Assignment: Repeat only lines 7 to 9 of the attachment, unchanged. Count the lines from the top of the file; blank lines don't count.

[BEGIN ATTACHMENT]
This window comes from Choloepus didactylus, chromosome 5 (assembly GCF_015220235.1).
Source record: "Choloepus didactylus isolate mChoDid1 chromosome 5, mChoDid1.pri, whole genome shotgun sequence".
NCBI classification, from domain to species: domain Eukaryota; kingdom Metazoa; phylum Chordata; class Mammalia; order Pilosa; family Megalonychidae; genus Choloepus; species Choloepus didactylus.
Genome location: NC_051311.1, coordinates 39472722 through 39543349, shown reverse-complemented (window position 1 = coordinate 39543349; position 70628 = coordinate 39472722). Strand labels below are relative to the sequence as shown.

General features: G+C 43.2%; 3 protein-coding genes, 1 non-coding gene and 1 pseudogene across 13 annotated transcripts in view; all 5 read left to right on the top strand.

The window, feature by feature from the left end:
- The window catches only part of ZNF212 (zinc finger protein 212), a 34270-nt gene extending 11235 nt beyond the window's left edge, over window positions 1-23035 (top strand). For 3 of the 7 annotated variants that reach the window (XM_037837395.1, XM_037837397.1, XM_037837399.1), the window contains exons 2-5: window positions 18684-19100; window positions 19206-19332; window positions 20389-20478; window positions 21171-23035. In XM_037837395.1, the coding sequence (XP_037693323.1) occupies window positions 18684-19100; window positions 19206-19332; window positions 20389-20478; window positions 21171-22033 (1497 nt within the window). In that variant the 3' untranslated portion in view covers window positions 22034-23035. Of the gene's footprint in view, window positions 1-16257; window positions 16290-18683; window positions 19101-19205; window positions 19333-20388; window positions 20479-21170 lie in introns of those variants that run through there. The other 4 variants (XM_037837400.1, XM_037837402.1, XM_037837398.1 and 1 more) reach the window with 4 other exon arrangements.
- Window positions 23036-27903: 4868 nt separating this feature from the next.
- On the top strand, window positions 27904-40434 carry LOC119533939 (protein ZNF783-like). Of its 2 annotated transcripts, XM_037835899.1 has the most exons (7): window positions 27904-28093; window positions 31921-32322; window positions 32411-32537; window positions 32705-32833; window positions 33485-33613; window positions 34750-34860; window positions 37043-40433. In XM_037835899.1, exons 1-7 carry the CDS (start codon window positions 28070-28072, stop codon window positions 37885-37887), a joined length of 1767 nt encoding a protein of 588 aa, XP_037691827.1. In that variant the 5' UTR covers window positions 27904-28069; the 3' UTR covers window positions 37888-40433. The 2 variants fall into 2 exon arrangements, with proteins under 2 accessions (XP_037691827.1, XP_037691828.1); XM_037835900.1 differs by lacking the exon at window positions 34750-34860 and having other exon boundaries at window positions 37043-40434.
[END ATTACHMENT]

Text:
- The window catches only part of ZNF212 (zinc finger protein 212), a 34270-nt gene extending 11235 nt beyond the window's left edge, over window positions 1-23035 (top strand). For 3 of the 7 annotated variants that reach the window (XM_037837395.1, XM_037837397.1, XM_037837399.1), the window contains exons 2-5: window positions 18684-19100; window positions 19206-19332; window positions 20389-20478; window positions 21171-23035. In XM_037837395.1, the coding sequence (XP_037693323.1) occupies window positions 18684-19100; window positions 19206-19332; window positions 20389-20478; window positions 21171-22033 (1497 nt within the window). In that variant the 3' untranslated portion in view covers window positions 22034-23035. Of the gene's footprint in view, window positions 1-16257; window positions 16290-18683; window positions 19101-19205; window positions 19333-20388; window positions 20479-21170 lie in introns of those variants that run through there. The other 4 variants (XM_037837400.1, XM_037837402.1, XM_037837398.1 and 1 more) reach the window with 4 other exon arrangements.
- Window positions 23036-27903: 4868 nt separating this feature from the next.
- On the top strand, window positions 27904-40434 carry LOC119533939 (protein ZNF783-like). Of its 2 annotated transcripts, XM_037835899.1 has the most exons (7): window positions 27904-28093; window positions 31921-32322; window positions 32411-32537; window positions 32705-32833; window positions 33485-33613; window positions 34750-34860; window positions 37043-40433. In XM_037835899.1, exons 1-7 carry the CDS (start codon window positions 28070-28072, stop codon window positions 37885-37887), a joined length of 1767 nt encoding a protein of 588 aa, XP_037691827.1. In that variant the 5' UTR covers window positions 27904-28069; the 3' UTR covers window positions 37888-40433. The 2 variants fall into 2 exon arrangements, with proteins under 2 accessions (XP_037691827.1, XP_037691828.1); XM_037835900.1 differs by lacking the exon at window positions 34750-34860 and having other exon boundaries at window positions 37043-40434.